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President Joe Biden walks toward Air Force One as he departs Yokota Air Base, Japan, on May 24, 2022. Biden will travel to the Middle East in July.

President Joe Biden walks toward Air Force One as he departs Yokota Air Base, Japan, on May 24, 2022. Biden will travel to the Middle East in July. (Kelly Agee/Stars and Stripes)

President Joe Biden’s Middle East visit next month will bring him face to face with counterparts in a region that has been altered amid the declared end of two American wars and the development of ties based on countries’ mutual distrust of Iran.

U.S. officials have dubbed the new approach a realignment following the withdrawal of American forces from Iraq and Afghanistan.

Meanwhile, defense ties between Israel and the Persian Gulf countries are deepening in the wake of a landmark deal brokered by Biden’s predecessor, Donald Trump. Biden has rejected claims that his trip is related to the price of oil, which has spiked in recent months.

“It has to do with national security for (Saudi Arabia), for Israelis,” Biden told reporters Saturday, according to The Hill. “It has to do with much larger issues than having to do with the energy piece.”

The White House formally announced the trip Tuesday. It will run from July 13-16 and include stops in Israel, the West Bank and Saudi Arabia, White House spokeswoman Karine Jean-Pierre said in a statement.

Biden will speak with Israeli leaders and the Palestinian Authority, which oversees administration of the Palestinian areas in the West Bank. In Saudi Arabia, he will attend a meeting with nine leaders from countries in the region, the statement said.

A focus of the visit will be Israel’s “increasing integration into the region,” CBS News reported. The president is scheduled to see U.S.-funded defense systems such as the Iron Dome in use, the report said.

President Joe Biden prepares to board Air Force One at Osan Air Base, South Korea, on May 22, 2022. The White House announced Tuesday that Biden’s Middle East trip will take place July 13-16.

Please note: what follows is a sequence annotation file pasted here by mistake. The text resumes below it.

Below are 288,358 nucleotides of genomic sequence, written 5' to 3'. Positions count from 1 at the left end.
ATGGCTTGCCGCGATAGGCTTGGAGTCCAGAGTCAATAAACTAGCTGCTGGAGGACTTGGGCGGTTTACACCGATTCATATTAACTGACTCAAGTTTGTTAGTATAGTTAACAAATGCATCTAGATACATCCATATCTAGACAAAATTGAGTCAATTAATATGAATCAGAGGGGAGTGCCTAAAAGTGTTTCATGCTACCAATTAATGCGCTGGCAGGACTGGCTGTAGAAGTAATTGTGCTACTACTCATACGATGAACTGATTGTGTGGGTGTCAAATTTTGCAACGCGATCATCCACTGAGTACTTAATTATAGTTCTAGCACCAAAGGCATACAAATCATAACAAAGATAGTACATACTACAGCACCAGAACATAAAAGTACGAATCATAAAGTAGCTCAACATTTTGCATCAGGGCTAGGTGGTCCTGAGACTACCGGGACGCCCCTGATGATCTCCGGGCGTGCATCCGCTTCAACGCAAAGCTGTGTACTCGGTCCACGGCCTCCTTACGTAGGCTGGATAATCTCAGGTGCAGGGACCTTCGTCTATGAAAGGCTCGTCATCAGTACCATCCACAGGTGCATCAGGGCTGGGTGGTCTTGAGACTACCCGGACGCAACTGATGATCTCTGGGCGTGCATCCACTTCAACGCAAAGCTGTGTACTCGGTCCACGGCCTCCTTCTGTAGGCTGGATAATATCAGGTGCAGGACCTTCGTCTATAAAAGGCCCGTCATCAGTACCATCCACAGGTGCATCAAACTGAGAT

President Joe Biden prepares to board Air Force One at Osan Air Base, South Korea, on May 22, 2022. The White House announced Tuesday that Biden’s Middle East trip will take place July 13-16. (Allison Payne/U.S. Air Force)

Israel was absorbed into U.S. Central Command’s area of responsibility last year. The realignment came after Israel signed the Abraham Accords with leaders of Bahrain and the United Arab Emirates on Sept. 15, 2020.

The agreement has led to Israeli participation in military exercises with nearby countries. Such cooperation “would have been inconceivable before the normalization agreements,” said CENTCOM’s latest posture statement, issued March 22.

Israel and the Gulf countries share concerns about Iran, a regional rival that supports militant groups around the Middle East.

Iran faces international scrutiny over fears of possible ambitions for nuclear weapons, which it denies. Last week, the United Nations’ nuclear watchdog condemned Iran’s removal of 27 surveillance cameras at nuclear sites.

Biden is expected to meet with Saudi Arabia’s controversial crown prince, Mohammed bin Salman, the kingdom’s de facto ruler, a senior administration official told reporters on a briefing call, Axios reported Tuesday.

That would signal a turnaround from Biden’s stance on the campaign trail, when he called Saudi Arabia a “pariah” over the kingdom’s alleged violations of human rights, including the killing of Washington Post reporter Jamal Khashoggi.

The crown prince has maintained a frosty relationship with Biden and reportedly declined to take a call from him, the Guardian reported in April.

Biden’s visit could be part of an effort to mend relations with Saudi Arabia, which has rejected requests to increase oil production to alleviate a rise in global oil prices.

“We made it clear that U.S. policy demanded recalibration in relations with this important country, but not a rupture,” an administration official told reporters about the trip, according to Politico on Tuesday. “And that is because we have important interests interwoven with Saudi Arabia.”

Biden will also visit the West Bank to consult with the Palestinian Authority and to reiterate his strong support for a two-state solution, the White House said.

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J.P. Lawrence reports on the U.S. military in Afghanistan and the Middle East. He served in the U.S. Army from 2008 to 2017. He graduated from Columbia Journalism School and Bard College and is a first-generation immigrant from the Philippines.
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